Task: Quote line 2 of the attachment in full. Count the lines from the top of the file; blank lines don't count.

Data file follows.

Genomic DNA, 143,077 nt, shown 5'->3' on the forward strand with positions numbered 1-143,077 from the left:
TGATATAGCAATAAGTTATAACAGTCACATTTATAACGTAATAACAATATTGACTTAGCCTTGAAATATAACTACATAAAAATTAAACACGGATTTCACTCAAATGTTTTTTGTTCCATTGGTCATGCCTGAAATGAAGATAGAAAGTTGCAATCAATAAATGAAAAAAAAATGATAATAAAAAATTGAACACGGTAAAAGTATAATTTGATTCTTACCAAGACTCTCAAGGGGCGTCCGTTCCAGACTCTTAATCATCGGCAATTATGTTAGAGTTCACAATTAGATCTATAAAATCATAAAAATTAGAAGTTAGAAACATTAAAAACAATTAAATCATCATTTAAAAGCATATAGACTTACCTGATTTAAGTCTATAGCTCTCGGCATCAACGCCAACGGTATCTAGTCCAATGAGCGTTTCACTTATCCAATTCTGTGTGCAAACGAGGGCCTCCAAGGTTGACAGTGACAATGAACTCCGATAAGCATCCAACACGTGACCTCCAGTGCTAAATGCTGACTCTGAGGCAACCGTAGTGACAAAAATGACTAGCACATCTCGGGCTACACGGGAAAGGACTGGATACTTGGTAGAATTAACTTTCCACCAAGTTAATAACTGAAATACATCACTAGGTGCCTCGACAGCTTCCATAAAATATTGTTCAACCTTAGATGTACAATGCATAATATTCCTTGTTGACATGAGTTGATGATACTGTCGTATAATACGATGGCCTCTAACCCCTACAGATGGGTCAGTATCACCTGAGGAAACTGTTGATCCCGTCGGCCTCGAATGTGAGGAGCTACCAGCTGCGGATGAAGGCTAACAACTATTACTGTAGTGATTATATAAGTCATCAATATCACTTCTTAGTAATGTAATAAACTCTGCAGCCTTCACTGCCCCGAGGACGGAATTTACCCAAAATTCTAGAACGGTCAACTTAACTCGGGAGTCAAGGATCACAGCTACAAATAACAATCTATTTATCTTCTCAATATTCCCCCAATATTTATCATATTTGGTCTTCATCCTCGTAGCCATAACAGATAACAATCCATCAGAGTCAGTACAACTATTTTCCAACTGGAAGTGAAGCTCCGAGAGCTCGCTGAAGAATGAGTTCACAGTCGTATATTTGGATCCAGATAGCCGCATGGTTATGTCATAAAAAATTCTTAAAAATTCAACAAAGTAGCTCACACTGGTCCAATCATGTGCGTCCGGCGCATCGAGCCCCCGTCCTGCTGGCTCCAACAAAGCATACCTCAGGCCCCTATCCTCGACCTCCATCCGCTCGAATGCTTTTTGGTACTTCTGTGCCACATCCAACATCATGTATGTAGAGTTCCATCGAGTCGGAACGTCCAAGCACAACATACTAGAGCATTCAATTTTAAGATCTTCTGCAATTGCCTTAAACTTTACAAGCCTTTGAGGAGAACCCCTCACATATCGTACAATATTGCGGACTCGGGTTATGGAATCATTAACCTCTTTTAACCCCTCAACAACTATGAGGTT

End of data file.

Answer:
TGATATAGCAATAAGTTATAACAGTCACATTTATAACGTAATAACAATATTGACTTAGCCTTGAAATATAACTACATAAAAATTAAACACGGATTTCACTCAAATGTTTTTTGTTCCATTGGTCATGCCTGAAATGAAGATAGAAAGTTGCAATCAATAAATGAAAAAAAAATGATAATAAAAAATTGAACACGGTAAAAGTATAATTTGATTCTTACCAAGACTCTCAAGGGGCGTCCGTTCCAGACTCTTAATCATCGGCAATTATGTTAGAGTTCACAATTAGATCTATAAAATCATAAAAATTAGAAGTTAGAAACATTAAAAACAATTAAATCATCATTTAAAAGCATATAGACTTACCTGATTTAAGTCTATAGCTCTCGGCATCAACGCCAACGGTATCTAGTCCAATGAGCGTTTCACTTATCCAATTCTGTGTGCAAACGAGGGCCTCCAAGGTTGACAGTGACAATGAACTCCGATAAGCATCCAACACGTGACCTCCAGTGCTAAATGCTGACTCTGAGGCAACCGTAGTGACAAAAATGACTAGCACATCTCGGGCTACACGGGAAAGGACTGGATACTTGGTAGAATTAACTTTCCACCAAGTTAATAACTGAAATACATCACTAGGTGCCTCGACAGCTTCCATAAAATATTGTTCAACCTTAGATGTACAATGCATAATATTCCTTGTTGACATGAGTTGATGATACTGTCGTATAATACGATGGCCTCTAACCCCTACAGATGGGTCAGTATCACCTGAGGAAACTGTTGATCCCGTCGGCCTCGAATGTGAGGAGCTACCAGCTGCGGATGAAGGCTAACAACTATTACTGTAGTGATTATATAAGTCATCAATATCACTTCTTAGTAATGTAATAAACTCTGCAGCCTTCACTGCCCCGAGGACGGAATTTACCCAAAATTCTAGAACGGTCAACTTAACTCGGGAGTCAAGGATCACAGCTACAAATAACAATCTATTTATCTTCTCAATATTCCCCCAATATTTATCATATTTGGTCTTCATCCTCGTAGCCATAACAGATAACAATCCATCAGAGTCAGTACAACTATTTTCCAACTGGAAGTGAAGCTCCGAGAGCTCGCTGAAGAATGAGTTCACAGTCGTATATTTGGATCCAGATAGCCGCATGGTTATGTCATAAAAAATTCTTAAAAATTCAACAAAGTAGCTCACACTGGTCCAATCATGTGCGTCCGGCGCATCGAGCCCCCGTCCTGCTGGCTCCAACAAAGCATACCTCAGGCCCCTATCCTCGACCTCCATCCGCTCGAATGCTTTTTGGTACTTCTGTGCCACATCCAACATCATGTATGTAGAGTTCCATCGAGTCGGAACGTCCAAGCACAACATACTAGAGCATTCAATTTTAAGATCTTCTGCAATTGCCTTAAACTTTACAAGCCTTTGAGGAGAACCCCTCACATATCGTACAATATTGCGGACTCGGGTTATGGAATCATTAACCTCTTTTAACCCCTCAACAACTATGAGGTT